Organizational Factors and Information Technology Use: Tying Perceptions of the Organization to Perceptions of IT

Organizational Factors and Information Technology Use: Tying Perceptions of the Organization to Perceptions of IT

Riza Ergun Arsal (Istanbul Bilgi University, Turkey), Jason Bennett Thatcher (Clemson University, USA), Thomas J. Zagenczyk (Clemson University, USA), D. Harrison McKnight (Michigan State University, USA) and Manju K. Ahuja (University of Louisville, USA)
Copyright: © 2011 |Pages: 24
DOI: 10.4018/978-1-60960-577-3.ch012
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Abstract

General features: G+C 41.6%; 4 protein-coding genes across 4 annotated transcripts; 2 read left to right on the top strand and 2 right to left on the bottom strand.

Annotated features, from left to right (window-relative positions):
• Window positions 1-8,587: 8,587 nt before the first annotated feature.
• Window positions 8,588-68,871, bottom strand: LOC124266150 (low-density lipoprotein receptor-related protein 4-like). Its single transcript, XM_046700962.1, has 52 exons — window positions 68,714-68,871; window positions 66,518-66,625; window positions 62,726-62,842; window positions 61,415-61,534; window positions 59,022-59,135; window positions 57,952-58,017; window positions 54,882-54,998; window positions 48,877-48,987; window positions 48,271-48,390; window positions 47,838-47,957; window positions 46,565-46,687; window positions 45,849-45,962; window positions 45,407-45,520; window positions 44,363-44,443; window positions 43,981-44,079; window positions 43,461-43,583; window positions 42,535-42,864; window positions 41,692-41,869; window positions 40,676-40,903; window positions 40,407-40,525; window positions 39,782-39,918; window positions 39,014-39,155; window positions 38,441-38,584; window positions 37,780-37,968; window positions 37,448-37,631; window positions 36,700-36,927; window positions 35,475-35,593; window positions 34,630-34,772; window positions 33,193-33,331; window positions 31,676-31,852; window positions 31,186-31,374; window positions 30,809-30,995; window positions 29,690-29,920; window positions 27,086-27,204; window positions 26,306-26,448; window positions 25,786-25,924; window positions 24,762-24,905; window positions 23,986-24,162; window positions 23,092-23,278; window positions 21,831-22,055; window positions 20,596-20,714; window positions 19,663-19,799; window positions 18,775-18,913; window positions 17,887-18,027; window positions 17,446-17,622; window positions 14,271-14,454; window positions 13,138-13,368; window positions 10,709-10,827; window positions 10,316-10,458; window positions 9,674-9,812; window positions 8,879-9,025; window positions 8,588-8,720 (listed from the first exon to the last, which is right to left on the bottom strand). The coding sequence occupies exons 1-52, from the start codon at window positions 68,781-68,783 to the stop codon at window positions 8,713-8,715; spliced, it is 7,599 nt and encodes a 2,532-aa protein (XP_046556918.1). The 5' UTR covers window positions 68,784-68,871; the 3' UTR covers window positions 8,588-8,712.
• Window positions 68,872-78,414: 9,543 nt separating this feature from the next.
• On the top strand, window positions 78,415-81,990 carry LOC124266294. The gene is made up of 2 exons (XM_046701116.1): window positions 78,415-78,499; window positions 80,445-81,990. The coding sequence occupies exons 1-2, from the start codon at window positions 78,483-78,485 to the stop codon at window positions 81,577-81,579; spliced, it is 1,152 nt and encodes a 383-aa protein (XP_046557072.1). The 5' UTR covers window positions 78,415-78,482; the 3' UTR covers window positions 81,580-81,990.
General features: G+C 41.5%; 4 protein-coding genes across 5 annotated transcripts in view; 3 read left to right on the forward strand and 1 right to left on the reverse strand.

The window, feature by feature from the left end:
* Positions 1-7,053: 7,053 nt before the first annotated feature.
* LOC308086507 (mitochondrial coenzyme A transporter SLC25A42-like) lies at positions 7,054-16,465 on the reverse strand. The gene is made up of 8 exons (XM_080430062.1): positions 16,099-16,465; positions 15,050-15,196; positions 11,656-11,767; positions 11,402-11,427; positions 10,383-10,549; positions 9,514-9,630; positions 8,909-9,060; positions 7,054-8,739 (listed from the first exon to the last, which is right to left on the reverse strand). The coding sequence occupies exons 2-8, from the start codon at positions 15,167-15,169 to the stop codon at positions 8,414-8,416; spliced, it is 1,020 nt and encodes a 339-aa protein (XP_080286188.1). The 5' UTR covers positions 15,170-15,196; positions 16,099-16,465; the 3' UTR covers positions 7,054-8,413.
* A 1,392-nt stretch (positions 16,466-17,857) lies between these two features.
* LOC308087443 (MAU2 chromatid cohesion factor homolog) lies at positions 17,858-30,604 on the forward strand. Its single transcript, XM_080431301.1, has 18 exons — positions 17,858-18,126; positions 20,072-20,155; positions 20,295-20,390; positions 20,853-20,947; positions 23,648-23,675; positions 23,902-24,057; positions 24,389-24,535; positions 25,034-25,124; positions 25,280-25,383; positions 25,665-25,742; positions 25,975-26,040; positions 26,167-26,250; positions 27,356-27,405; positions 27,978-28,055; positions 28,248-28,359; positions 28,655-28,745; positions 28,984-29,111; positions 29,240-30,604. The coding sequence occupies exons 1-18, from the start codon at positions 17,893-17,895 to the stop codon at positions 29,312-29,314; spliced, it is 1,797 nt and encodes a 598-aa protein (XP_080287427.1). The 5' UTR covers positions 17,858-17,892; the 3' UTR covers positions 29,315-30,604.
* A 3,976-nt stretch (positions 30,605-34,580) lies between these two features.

Studies of information technology (IT) use have focused on numerous antecedents to behavioral intent to use. Although some antecedents (such as subjective norms) reflect aspects of the organizational environment, most antecedents reflect beliefs or attitudes about the technology itself. Using TAM, social exchange theory, and social information processing theories as conceptual bases, we posit that general beliefs about the organizational environment influence IT use on the job. Specifically, we propose that affective commitment, autonomy, and team member trust will directly influence behavioral intent to use IT. However, TAM variables (perceived usefulness, subjective norm, and perceived ease of use) will mediate the effects of organizational variables on behavioral intent to use IT. The results provide initial evidence that organizational variables are related to behavioral intent to use IT, but only when IT is perceived to be useful and subjective norms favor its use. We suggest that when introducing IT, managers need to pay attention not only to technology-related issues, but also to the broader organizational environment in which IT will be used. Implications for researchers and practitioners are offered.